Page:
If It’s Almost Over, Why Do I Feel So Bad?

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The school year is over, or almost over. This is a season of high stress. You are stressed, and the people you are surrounded by are stressed. That is not fun.

Let’s take a look at why this is such a stressful time of year.

Cramming is Crummy

Very high functioning people, such as grad students and professors, demand a lot of themselves. Therefore they find it very difficult to admit that they have concluded their work. There is always a little more that really should be squeezed in.

If you are a professor, did you try to squeeze more into those last few classes? If you did, were those your better lectures? How did your students respond – with delight or loud groans? The latter is a rhetorical question. Of course, no one wants to be burdened with more heavy-duty material flung at them at the end of a semester.

For those finishing up chapters, do you have trouble letting go? Discussions in my groups have centered around this subject – admitting that this is all you are going to hand in, despite the fact that you are hyperaware of how deficient your chapter is, constitutes torture. After all, you could have put in so much more detail about Gesture and Soliloquy’s theory of rhetorical somnambulism. The words “good enough” have never been in your vocabulary.

Transitions are Taxing

Change of any type, whether good or bad, is hard. Unfortunately, few people are aware of this fact. Usually we focus on our relief that we have finished up a particular class, chapter, or school year.

The reason that change is hard is that as humans, we are capable of ambivalence – the ability to feel more than one feeling at once. Thus, when we feel relieved and sad at the same time, it turns into another, more toxic feeling. For example, relief that you have finished a chapter, combined with regret over the sections you omitted, can become a free-floating feeling of guilt or even self-hatred.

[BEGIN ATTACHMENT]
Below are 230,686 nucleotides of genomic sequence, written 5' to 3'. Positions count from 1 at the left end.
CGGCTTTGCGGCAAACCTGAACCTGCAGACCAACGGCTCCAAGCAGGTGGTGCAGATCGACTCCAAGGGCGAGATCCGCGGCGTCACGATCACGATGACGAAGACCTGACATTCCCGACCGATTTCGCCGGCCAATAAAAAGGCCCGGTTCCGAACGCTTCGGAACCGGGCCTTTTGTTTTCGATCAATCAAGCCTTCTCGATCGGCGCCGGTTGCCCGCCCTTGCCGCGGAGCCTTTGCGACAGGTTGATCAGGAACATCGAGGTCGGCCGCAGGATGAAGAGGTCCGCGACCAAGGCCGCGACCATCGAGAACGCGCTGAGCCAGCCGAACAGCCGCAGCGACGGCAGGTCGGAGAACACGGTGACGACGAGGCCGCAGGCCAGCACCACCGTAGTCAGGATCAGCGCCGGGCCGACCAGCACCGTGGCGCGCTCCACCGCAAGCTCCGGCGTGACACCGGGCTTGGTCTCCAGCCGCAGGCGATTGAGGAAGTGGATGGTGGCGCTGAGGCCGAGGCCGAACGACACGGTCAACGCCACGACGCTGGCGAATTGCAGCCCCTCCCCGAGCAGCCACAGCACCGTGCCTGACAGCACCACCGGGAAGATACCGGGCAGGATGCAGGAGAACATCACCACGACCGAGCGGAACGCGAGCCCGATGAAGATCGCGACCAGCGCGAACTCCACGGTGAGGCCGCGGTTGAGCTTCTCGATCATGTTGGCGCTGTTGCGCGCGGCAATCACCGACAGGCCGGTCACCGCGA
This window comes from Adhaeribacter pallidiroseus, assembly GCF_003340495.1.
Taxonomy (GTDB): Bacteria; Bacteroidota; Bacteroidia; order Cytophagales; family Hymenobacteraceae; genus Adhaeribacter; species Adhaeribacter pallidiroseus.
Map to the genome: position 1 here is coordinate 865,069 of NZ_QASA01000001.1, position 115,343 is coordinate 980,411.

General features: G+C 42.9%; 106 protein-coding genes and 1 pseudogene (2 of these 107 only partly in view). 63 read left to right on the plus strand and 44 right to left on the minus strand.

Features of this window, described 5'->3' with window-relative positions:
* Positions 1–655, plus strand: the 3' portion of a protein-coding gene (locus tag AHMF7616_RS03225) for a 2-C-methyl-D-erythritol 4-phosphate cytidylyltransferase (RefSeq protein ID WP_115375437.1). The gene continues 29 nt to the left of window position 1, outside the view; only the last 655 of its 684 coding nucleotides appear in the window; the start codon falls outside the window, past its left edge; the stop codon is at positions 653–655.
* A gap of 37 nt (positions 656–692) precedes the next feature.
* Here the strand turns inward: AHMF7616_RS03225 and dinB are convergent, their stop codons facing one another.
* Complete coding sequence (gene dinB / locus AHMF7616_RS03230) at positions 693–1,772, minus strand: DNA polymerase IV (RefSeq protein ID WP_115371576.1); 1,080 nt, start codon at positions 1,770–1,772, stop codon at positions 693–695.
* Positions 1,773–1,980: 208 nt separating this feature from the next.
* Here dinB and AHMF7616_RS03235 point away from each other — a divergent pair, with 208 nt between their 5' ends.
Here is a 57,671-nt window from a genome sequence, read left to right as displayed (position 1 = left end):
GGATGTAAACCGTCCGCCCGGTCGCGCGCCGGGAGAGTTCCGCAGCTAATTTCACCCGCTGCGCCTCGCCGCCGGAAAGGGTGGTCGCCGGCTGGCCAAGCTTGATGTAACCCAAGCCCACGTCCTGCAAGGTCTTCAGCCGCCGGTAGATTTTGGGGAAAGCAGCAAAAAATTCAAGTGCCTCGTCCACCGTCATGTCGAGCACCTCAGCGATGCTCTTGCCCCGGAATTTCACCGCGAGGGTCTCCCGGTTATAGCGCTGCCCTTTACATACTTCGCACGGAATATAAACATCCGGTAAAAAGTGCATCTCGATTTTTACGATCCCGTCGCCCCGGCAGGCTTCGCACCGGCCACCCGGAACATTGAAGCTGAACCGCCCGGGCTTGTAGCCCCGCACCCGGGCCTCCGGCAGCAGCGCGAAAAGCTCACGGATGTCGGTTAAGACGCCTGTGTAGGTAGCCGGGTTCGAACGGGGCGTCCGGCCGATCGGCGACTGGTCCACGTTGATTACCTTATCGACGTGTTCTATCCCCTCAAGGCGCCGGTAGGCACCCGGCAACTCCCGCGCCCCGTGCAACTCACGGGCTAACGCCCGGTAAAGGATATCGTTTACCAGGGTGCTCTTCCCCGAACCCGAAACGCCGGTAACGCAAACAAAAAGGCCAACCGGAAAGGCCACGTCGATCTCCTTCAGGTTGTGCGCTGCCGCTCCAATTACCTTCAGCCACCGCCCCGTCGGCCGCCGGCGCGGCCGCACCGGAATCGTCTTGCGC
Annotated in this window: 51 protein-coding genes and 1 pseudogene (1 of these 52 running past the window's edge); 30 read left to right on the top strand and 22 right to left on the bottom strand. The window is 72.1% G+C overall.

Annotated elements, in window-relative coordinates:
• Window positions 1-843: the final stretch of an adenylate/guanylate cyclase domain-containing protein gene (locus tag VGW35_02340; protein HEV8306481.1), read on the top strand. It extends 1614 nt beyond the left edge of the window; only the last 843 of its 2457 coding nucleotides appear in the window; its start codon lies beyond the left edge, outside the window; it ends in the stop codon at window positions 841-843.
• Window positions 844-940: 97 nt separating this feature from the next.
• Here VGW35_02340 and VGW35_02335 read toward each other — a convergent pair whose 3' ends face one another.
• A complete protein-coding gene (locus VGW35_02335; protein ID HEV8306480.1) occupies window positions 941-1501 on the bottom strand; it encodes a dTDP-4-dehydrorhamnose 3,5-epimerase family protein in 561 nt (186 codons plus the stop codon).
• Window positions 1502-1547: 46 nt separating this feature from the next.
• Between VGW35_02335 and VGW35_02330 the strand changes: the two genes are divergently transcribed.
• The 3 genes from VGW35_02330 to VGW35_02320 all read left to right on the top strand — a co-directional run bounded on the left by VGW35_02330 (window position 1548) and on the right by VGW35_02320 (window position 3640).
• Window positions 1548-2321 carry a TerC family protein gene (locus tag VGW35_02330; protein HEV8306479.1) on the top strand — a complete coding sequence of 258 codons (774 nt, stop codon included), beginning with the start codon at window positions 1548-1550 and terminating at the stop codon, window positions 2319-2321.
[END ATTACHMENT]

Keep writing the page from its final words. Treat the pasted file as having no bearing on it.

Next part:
You are not only transitioning out of a school year, chapter, publication, or class. You are transitioning into something – a vacation, summer sessions, or a new chapter. Even delightful events can cause stress. If you ever saw my husband and me on the first day of a vacation, you would be convinced of that.

So even summer can “loom,” being fraught with unplanned vacations, children being home, or excessive free time that you are planning to use to write huge, award-winning dissertations or manuscripts.

Help is Here

Here are some ideas for coping with stressful transition times.

  • Be aware of conflicting feelings. This simple step is amazingly helpful in conquering feelings of being overwhelmed and stressed out.

  • Be aware that those around you are going through the same thing. So cut them some slack or keep your distance.

  • Take note of how you handled the end of the semester. Would you do anything differently (e.g. plan your last classes better, give different tests, etc.?) If so make a note and put that note in a time capsule (or a PDA) so that you will find it when planning your next semester’s classes.

  • Let go of perfectionism. This should be a mantra. Let your class be “good enough.” Let your chapter be (shudder) adequate. You can edit later, or do a better job next time.

  • Grad students who teach – be aware that you are caught between stressed professors (and administrators, for that matter) and stressed undergrads.

  • Make sure you schedule mini-breaks to take care of yourself, and to spend time with family and friends.

Now if you’ll excuse me, I’m going to end right now, even though this article is only “good enough.” I feel I must be a good role model.

© Gina Hiatt, PhD.
Gina is a dissertation and tenure coach. She helps academics, from grad students wondering about their dissertation topic to faculty members who want to maintain a high level of research and writing, to reach their goals more quickly and less painfully. Get Gina’s free assessments & ezine at www.academicladder.com

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